The past 18 months have proven especially deadly for Canadians in Mexico. The highest-profile case involves the murders of Domenic and Nancy Ianiero, the Woodbridge, Ont., couple who had their throats slit in their room at a resort near Playa del Carmen in February 2006. A couple of months ago, two Canadians from the Niagara Falls region got caught in the crossfire when a gunman fired a semi-automatic weapon into the lobby of the hotel in Acapulco where they were staying. That attack, which left bullet wounds in the legs of both victims, came just a few weeks after 19-year-old Adam DePrisco, from Woodbridge, Ont., died outside an Acapulco nightclub. The local police determined the cause of his death to be a hit and run. Family and friends, however, suspect that DePrisco was targeted by locals and then fatally beaten - a theory that was backed at the time by a city official.

Foreign Affairs reports that 13 Canadians have been murdered in Mexico since January 2000. And of the 1,133 Canadians who reported being assaulted on foreign soil between 2000 and 2006, Mexico tops the list with 173 cases, followed by China (105) and Cuba (62). Even factoring in the popularity of Mexico as a vacation destination - more than a million Canadians stretched out on Mexican beaches last year - it still ranks second, behind only China, with the highest percentage of incidents per visit.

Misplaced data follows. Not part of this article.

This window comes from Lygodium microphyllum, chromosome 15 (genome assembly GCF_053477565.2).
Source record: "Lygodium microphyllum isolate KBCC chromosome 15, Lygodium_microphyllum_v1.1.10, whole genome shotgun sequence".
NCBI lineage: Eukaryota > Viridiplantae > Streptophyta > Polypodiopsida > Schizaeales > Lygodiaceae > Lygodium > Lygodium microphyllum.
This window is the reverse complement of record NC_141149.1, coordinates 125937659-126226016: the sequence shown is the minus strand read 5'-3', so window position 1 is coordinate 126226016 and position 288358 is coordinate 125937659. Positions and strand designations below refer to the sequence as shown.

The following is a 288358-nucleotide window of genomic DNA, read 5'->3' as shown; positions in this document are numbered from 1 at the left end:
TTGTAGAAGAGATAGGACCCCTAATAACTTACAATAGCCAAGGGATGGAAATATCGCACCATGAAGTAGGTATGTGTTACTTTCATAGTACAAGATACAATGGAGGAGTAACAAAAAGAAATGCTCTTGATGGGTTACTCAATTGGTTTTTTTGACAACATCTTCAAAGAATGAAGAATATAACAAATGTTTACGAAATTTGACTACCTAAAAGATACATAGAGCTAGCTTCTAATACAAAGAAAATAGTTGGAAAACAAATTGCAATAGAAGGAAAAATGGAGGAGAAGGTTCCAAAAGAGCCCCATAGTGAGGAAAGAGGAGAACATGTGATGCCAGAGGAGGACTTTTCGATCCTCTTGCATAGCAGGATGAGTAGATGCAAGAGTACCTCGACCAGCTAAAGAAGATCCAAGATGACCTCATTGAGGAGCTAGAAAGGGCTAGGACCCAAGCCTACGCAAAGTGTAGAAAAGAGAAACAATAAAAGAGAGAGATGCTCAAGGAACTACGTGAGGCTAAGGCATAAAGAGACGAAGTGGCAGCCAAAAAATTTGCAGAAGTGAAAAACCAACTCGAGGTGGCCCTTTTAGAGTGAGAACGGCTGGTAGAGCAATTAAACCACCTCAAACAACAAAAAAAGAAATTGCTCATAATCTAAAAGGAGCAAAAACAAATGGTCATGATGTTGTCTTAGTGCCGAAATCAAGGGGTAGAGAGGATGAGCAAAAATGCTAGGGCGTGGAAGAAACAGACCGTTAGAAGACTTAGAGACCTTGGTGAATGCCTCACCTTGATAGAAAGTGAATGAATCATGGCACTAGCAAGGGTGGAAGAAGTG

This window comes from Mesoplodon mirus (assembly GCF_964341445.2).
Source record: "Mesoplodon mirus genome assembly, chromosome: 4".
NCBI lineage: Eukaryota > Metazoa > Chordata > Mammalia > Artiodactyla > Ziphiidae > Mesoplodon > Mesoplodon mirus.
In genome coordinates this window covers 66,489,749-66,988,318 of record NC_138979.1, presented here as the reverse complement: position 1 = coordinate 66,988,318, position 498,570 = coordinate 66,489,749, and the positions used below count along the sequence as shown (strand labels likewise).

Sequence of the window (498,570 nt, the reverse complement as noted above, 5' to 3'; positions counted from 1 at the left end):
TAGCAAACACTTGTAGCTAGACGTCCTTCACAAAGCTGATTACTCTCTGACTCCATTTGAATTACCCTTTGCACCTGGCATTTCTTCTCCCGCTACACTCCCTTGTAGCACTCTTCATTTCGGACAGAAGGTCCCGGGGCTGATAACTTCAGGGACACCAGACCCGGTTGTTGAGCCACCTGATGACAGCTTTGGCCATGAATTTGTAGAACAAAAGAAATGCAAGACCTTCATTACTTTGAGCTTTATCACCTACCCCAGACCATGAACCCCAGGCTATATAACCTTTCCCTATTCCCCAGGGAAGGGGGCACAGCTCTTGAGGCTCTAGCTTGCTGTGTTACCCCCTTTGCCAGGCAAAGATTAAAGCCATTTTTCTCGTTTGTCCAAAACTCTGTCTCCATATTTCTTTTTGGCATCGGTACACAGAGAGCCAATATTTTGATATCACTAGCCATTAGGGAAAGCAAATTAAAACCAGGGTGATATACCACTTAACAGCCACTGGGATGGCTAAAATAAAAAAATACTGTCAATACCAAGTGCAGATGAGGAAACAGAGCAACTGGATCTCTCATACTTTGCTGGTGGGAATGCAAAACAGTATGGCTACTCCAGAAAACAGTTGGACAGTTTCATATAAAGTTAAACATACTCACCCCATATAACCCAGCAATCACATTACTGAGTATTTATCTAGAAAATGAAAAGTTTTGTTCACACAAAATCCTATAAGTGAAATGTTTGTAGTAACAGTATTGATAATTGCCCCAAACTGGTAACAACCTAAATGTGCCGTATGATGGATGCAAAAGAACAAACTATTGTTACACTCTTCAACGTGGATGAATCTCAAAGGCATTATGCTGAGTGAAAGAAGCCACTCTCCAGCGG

And with the war between Mexico's two major drug cartels - the Gulf cartel and the Sinaloa cartel - heating up, things aren't getting any better. The violence isn't meant to intimidate tourists, says Jorge Chabat, a drug and security specialist at the Center for Economic Research and Training in Mexico City, but "people see the news and say, 'Oh-oh. I'm going to a place where somebody is killing somebody a kilometre from the hotel.' "

For decades, says Chabat, the drug trade in Mexico operated with far less bloodshed. But a crackdown by Vicente Fox's government about two years ago led to several high-profile arrests and an imbalance in the ranks, resulting in the current turf war. More than 800 people have died in the drug-related violence in Mexico so far this year, and the body count rises daily. Police chiefs are being picked off - in many cases, say experts, not for cracking down on drugs, but because they're on the take from a rival gang. And resort towns, which offer a sanitized version of life in Mexico, are increasingly at the heart of the action. That's because, say experts, the main corridor for drug trafficking is up the Pacific coast, and tourists provide a well-heeled market.